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Cannes names its 2017 winners

Cannes has closed its doors for another year, handing out its gongs across a number of ceremonies over the last few days.

While there’s often considerable speculation about what films will win, there seemed to be less this year. Indeed reports of diminished attendance, less busyness in the business of the market, and little to get excited about on screen – plus a couple of rows about organisers’ decisions – continue to chip away at what’s increasingly looking like a French impression of King Canute, long on bluster, blinded by a sense of self-importance, and increasingly removed from the world it inhabits.

What should have been an opportunity for celebration, the festival’s 70th edition, seems to have turned into a damp squib, punctuated by the occasional bit of negative publicity.

There was hoopla before kick off when the festival used the Photoshop diet to trim several inches off the waist and thighs of Italian actress Claudia Cardinale for the poster. Why would anyone would think they could get away with such behaviour in 2017, when singers and celebrities are regularly called out on social media for doing the same thing?

The festival’s line-up itself wasn’t slimmed down although, according to critics, it was lacking in quality. Ruben Östlund’s The Square (pictured, top) took the Palme d’Or in what was considered the weakest field in several years.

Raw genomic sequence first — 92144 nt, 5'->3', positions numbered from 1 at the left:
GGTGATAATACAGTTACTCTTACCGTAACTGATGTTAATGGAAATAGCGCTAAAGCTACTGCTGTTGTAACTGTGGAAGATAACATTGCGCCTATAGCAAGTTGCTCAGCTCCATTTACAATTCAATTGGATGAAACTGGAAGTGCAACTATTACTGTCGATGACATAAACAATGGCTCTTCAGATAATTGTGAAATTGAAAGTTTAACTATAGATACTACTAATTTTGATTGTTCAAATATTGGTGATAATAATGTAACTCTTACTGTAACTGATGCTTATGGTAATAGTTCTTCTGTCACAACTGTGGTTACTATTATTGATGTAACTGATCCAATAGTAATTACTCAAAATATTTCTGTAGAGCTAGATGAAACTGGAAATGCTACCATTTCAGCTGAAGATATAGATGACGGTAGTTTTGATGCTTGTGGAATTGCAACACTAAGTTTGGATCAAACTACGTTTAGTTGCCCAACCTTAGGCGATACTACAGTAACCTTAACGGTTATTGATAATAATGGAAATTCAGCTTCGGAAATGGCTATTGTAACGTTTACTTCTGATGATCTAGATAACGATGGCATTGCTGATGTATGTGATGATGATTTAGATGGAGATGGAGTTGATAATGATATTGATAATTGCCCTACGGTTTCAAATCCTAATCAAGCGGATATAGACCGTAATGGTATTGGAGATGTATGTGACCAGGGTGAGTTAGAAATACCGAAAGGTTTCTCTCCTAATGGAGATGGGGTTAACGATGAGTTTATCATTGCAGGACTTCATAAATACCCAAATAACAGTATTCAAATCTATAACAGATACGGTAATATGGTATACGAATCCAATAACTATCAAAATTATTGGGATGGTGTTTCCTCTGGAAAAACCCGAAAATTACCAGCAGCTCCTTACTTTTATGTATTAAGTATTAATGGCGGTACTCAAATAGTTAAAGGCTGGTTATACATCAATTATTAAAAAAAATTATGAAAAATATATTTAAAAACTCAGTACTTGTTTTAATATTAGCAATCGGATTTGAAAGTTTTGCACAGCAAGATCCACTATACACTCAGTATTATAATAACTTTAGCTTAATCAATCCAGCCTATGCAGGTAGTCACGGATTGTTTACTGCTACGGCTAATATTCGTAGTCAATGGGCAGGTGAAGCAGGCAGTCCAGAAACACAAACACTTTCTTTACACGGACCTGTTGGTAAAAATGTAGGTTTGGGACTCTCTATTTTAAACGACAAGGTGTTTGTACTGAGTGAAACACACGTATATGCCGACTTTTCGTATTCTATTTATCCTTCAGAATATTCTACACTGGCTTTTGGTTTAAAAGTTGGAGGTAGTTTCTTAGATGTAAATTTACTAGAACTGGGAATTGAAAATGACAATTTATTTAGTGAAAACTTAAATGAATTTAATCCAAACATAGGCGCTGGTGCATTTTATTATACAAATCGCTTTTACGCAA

Big screen small screen
For a festival that regards itself and its selections as the peak of artistic achievement on the big screen, something clearly went wrong this year. A good number of critics claimed the best thing they saw was Jane Campion’s Top of the Lake: China Girl, one of two television series presented at the festival. Admittedly both series were created by Palme d’Or winners, but they were made for television – something Cannes organisers intend to see hived off into a separate event next year.

Cannes’ relationship with television also came under scrutiny due to the selection of two Netflix titles (Bong Joon-ho’s Okja and Noah Baumbach’s The Meyerowitz Stories) which won’t see a theatrical release outside of festival appearances. Hastily, the festival added a new rule as a sop to local distributors and exhibitors, which will require all future titles selected for the official competition to have a theatrical release in France.

The ‘other’ competitions
Chloe Zhao’s The Rider took the top award in the Directors Fortnight sidebar. Zhao was one of a number of filmmakers returning to Cannes this year. Her Songs My Brothers Taught Me played in Directors Fortnight in 2015.

The winner of the Critics Week sidebar, Emmanuel Gras’ Makala, added to the small but growing number of films about Africa (but not necessarily by African filmmakers) that have become popular at Cannes in recent years, including Timbuktu and Beasts of No Nation.